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How Burlesque Fitness Taught Me to Love My Body

Ophelia Flame

I'm stuck in a rut. I haven't wanted to admit it, to myself or anybody else, but after months of denial, I've come to realize that I've hit that dreaded plateau that haunts many dieters at some point in their weight loss journey. (Try one of the Plateau-Busting Strategies to Start Seeing Results at the Gym.)

For me, that journey started in March 2014. Driven largely by an impending trip to Las Vegas, where I knew I would be surrounded by gorgeous women and men shamelessly flaunting their perfect bodies, I joined Weight Watchers. (Nervous about getting started? Find out What to Expect at Your First Weight Watchers Meeting.) And it worked. I actually lost 30 pounds—and looking back on the pictures from the trip, I love the way I look. Or, looked, I guess.

Since then, the scale hasn't budged—or at least it hasn't in the direction I want it to. In fact, I've gained back about half of the weight I originally lost—16.4 pounds to be exact. Yikes, that number isn't fun to type.

The worst part: I know why I've fallen off the wagon. I've stopped tracking my food, which is a hallmark to success for any Weight Watchers member. What I can't figure out is why I can't get back on track. I know what works; I've experienced the succes firsthand. But I've lost motivation.

I've learned from my meetings, which I still attend every week, that the best way to get over a plateau is to mix things up. Eat different foods, go back to the basics, switch up your workout routine.

So a few weeks ago, I decided to try a new class. I was writing a story about fun, non-cliché bachelorette party ideas when I first spoke to the woman known as Ophelia Flame. She teaches dance/performance classes at a studio in Minneapolis, where I live. Toward the end of our conversation about brides-to-be getting dressed up in feather boas and posing like pin-up girls, she mentioned her burlesque fitness class. It instantly piqued my curiosity. After training and completing a 10K last year and realizing that running was not for me, I'm all about finding new ways to get in a sweat sessions. I decided to give it a try.

Arriving at her studio on a chilly morning in November, I knew I would be learning from the best. Ophelia is an internationally recognized performer, after all. Besides founding The Playful Peacock Showgirl Academy, she's headlined festivals in Colorado and Toronto, been named as one of the top 50 performers in the world by 21st Century Burlesque Magazine, and has even been selected as a top contender for Las Vegas' Burlesque Hall of Fame on multiple occasions.

I was a little intimidated, to say the least. I had my preconceived notions about this style of dance—mostly of the Vegas showgirl variety—but I had no idea what to expect. Would elaborate costumes and feather boas be involved? When I asked Ophelia what I should wear, she jokingly said that a thong and nipple tassels would do nicely. I'm sure she could hear my nervous laughter through the email.

It was an intimate class of about 10 women, all of whom were different shapes and sizes, ages, and experience levels. Some were performers themselves, while others—like me—were simply looking for a unique workout. As they filed into the class one by one, the vibe was lighthearted and social. It was clear these women were all regulars to Ophelia's class as they swapped stories of the previous evening's escapades and asked about each other's personal lives. I was the only newbie, but they were totally welcoming, offering up tips and advice.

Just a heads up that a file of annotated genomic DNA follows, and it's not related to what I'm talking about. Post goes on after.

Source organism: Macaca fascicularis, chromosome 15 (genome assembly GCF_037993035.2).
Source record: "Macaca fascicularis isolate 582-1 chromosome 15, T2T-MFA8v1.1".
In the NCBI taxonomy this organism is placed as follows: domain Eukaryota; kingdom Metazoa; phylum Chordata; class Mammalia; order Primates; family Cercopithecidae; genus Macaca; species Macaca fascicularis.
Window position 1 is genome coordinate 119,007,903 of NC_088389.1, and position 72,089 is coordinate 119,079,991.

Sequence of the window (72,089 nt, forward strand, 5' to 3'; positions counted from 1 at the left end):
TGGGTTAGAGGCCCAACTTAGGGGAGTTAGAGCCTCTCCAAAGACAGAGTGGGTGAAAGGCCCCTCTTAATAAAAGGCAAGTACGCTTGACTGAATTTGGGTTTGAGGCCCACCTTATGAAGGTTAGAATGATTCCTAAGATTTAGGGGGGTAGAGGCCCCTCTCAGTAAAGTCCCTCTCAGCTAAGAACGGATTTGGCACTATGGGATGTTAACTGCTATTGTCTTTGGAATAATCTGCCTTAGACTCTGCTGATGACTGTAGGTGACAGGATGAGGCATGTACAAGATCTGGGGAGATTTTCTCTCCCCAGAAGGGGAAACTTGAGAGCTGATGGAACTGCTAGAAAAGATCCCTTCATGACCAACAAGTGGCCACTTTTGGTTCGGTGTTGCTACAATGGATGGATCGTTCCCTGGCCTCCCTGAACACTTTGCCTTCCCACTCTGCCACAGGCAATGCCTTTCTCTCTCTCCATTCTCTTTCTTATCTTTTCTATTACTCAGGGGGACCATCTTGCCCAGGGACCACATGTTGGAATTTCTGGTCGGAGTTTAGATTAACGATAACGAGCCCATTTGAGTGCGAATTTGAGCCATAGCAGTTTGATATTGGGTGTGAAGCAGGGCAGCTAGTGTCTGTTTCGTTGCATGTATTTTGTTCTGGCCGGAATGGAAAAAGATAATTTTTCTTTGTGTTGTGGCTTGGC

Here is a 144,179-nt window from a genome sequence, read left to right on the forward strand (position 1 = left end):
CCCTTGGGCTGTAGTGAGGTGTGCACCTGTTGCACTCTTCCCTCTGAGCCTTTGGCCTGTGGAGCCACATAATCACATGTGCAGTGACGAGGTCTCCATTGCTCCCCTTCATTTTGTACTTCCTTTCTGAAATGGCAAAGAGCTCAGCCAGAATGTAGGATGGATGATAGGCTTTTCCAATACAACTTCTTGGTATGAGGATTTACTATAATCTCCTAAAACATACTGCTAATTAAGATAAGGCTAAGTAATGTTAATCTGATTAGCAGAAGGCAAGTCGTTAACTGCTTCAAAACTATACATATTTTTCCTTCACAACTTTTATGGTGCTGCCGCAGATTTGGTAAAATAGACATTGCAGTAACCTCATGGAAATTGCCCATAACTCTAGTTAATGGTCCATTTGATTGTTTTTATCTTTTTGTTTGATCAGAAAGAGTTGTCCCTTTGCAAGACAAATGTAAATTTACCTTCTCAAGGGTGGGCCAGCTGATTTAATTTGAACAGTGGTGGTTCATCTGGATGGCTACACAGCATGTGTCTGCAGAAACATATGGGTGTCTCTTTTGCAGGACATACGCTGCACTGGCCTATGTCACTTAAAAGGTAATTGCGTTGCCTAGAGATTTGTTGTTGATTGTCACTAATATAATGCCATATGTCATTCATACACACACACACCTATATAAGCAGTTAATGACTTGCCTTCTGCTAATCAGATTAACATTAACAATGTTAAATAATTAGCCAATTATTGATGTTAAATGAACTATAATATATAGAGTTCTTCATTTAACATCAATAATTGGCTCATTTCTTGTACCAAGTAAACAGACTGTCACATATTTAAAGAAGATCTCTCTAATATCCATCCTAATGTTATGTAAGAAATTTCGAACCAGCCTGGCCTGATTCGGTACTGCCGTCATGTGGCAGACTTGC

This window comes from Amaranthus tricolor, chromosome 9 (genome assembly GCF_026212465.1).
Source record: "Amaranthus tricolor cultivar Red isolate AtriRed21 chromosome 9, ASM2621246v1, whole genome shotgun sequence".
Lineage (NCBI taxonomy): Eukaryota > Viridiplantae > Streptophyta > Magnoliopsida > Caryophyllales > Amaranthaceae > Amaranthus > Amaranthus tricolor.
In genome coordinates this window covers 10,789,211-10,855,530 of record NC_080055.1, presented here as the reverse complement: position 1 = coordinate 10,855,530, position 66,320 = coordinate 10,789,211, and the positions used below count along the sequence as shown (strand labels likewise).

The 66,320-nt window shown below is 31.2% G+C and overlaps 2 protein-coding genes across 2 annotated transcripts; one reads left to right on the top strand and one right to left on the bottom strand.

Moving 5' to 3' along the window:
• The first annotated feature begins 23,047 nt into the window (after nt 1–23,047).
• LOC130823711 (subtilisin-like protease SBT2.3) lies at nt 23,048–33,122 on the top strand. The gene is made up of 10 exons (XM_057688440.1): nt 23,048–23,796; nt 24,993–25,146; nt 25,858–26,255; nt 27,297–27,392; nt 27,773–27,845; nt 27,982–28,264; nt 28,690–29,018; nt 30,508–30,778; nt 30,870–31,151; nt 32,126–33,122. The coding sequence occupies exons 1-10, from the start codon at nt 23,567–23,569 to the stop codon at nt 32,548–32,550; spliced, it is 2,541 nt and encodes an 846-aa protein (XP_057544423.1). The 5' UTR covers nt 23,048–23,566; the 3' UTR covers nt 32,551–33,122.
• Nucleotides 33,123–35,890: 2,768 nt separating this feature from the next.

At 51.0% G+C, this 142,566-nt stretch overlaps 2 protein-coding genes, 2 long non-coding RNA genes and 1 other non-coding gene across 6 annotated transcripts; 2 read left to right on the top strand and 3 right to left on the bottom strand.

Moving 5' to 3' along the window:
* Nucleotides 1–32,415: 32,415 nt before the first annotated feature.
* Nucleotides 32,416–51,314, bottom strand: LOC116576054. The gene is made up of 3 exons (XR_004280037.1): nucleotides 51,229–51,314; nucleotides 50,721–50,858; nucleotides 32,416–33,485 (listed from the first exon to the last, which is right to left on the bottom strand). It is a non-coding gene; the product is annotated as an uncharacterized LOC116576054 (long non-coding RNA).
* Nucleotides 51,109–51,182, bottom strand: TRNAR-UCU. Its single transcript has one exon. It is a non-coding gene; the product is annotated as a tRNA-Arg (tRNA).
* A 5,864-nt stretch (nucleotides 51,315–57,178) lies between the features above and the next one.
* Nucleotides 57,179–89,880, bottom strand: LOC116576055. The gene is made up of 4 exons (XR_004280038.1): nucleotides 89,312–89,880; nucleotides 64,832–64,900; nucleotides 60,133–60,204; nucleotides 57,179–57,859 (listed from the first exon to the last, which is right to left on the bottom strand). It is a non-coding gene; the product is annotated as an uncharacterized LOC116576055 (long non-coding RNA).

As I do with any new fitness class, I checked my inhibitions at the door and jumped into the unfamiliar routine with nothing but effort. I felt a little self-conscious at first, but once Beyoncé's "Naughty Girl" started to blare through the speakers, I was shimmying and shaking with the best of them. In fact, it was easier than I expected to catch on. (As is this Yoga-Meets-Dance Flow Workout you can do at home!) I recognized bits and pieces of Ophelia's routine from other fitness routines, like Zumba, barre, and yoga. This just had a sexier edge to it. I was hooked. (Did you know dancing is just one Science-Backed Way to Boost Your Body Confidence?)

But what really made the class "burlesque" came at the end of class. We had begun to stretch, and I assumed class was coming to an end when Ophelia said, "Now, the part you've all been waiting for." As I looked around the room, everyone seemed to know what was going on but me. Oh god, what is she going to make us do? I thought nervously.

"We're going to do a little improv performance," she smiled. Despite my sweaty palms and extreme self-awareness, I followed along as Ophelia called out our next moves: Seductively stare at each other from across the room! Walk toward each other slowly! Crawl on the floor!

It was a little awkward, but it was also the best part of the class. Watching myself in the mirror, I felt so sexy. I realized I didn't need to be a size zero to enjoy the way I looked circling my hips and striking my best pin-up pose with the rest of the girls in class. And when I showed my fiancé what I'd learned, he loved it too.

As for my weight loss, I'm still trying to get back on track—but burlesque fitness helped me remember that my body is beautiful at any size.

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